Children’s academic successes at ages 9 and 10 can be attributed to the amount of talk they hear from birth through age 3.

Family Interactions Are a Key Component

Given the importance of parent–child relationships in nurturing early development, family literacy is a key factor and influence in a child’s early literacy experiences. A family’s literacy skills directly affect parents’ role and effectiveness in helping their children to learn. This is because families are often the first language teachers, determining their child’s actual language and style of dialect and establishing the rules for communication. In addition, when families share stories, songs, and books with their children, they not only model how their children develop literacy skills, but also give their children the message early on that learning to read and write is important.

Early Childhood Professionals Play a Key Role

Second only to the immediate family, child care is the context in which early childhood development most frequently unfolds, starting in infancy. As a result, early childhood professionals play a critical role in influencing the positive development of very young children. The quality of the child care setting and, perhaps more important, the relationships between children and early childhood professionals play crucial roles in language and literacy development. An environment where early childhood professionals are positive, supportive, and offer plentiful verbal stimulation is one where children are likely to show advanced cognitive and language development.

Early childhood professionals need to be knowledgeable and intentional in their support and nurturing of early literacy in infants and toddlers. They need to know how to foster children’s confidence as communicators, encourage and acknowledge children’s understanding of narrative and of themselves as “storytellers,” support the cultural contexts in which early literacy emerges, foster an appreciation of reading, and, above all, build the warm, supportive relationships that nurture a love of learning. It is important that the people who influence a child’s development—family, nonfamily caregivers, community members—are supported to provide a positive early learning experience for even the most at-risk children.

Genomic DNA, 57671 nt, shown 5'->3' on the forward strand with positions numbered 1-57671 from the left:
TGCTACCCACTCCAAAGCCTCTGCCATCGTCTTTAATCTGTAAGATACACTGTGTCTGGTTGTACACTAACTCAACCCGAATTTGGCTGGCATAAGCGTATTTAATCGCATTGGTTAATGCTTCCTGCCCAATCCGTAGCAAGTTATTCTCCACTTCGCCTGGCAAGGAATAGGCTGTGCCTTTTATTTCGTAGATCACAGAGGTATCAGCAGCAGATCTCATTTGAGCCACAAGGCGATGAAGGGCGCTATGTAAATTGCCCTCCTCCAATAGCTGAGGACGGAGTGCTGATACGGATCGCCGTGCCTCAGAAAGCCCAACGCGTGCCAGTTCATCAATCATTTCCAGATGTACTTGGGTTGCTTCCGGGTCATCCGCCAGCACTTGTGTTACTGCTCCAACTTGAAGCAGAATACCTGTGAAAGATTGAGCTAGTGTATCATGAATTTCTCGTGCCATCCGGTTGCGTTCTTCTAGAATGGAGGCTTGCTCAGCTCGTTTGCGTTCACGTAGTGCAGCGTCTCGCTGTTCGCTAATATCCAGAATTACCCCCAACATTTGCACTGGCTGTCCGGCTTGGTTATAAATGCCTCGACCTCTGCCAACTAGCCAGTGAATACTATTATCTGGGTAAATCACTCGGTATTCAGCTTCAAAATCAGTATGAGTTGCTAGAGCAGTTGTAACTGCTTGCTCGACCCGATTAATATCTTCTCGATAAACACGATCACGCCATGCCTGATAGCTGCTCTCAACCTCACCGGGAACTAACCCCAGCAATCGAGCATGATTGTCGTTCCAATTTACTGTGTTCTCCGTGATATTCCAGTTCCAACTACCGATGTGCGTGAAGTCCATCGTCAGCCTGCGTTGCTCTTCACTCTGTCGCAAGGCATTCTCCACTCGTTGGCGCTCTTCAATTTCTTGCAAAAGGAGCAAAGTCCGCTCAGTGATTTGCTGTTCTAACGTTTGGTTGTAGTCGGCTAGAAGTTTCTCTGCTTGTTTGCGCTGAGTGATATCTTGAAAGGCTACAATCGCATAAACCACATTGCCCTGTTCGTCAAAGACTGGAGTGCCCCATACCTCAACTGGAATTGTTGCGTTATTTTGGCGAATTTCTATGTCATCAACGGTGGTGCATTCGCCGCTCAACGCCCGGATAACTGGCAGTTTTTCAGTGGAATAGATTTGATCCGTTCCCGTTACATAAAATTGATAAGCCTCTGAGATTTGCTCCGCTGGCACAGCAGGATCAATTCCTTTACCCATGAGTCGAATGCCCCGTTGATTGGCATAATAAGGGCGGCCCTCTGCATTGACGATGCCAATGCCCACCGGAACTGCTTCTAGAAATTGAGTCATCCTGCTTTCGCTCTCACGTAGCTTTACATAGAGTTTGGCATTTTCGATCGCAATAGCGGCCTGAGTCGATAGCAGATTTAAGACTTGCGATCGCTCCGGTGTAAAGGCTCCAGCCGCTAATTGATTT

The Language Gap Begins Early

Research suggests that a young child’s ability to use language, as well as attune to and understand the meaning of spoken and written words, is related to later achievement in reading, writing, and spelling. Studies also show that children from low-income families are both spoken to and read to less frequently than their middle-class peers, which hinders their ability to develop literacy and language skills. This leads to the widening achievement gap or “language gap.” This gap among at-risk children of varying socioeconomic backgrounds emerges early and begins to widen long before their scholastic careers begin.

A seminal study by Betty Hart and Todd Risley soundly documented this gap. As illustrated in Figure 1 of the article linked on this page, simply in terms of the number of words heard, the average child of low socioeconomic status had half as much experience in hearing words as a child of middle socioeconomic status, and less than one third that of the average child of high socioeconomic status. More than any other factor, socioeconomic status made an overwhelming difference in how much talking occurred in a family. The type and frequency of language very young children hear in their homes, as well as parents’ use of positive or negative sounds, gestures, and words to communicate, contribute to the literacy disparities in households of varying socioeconomic status.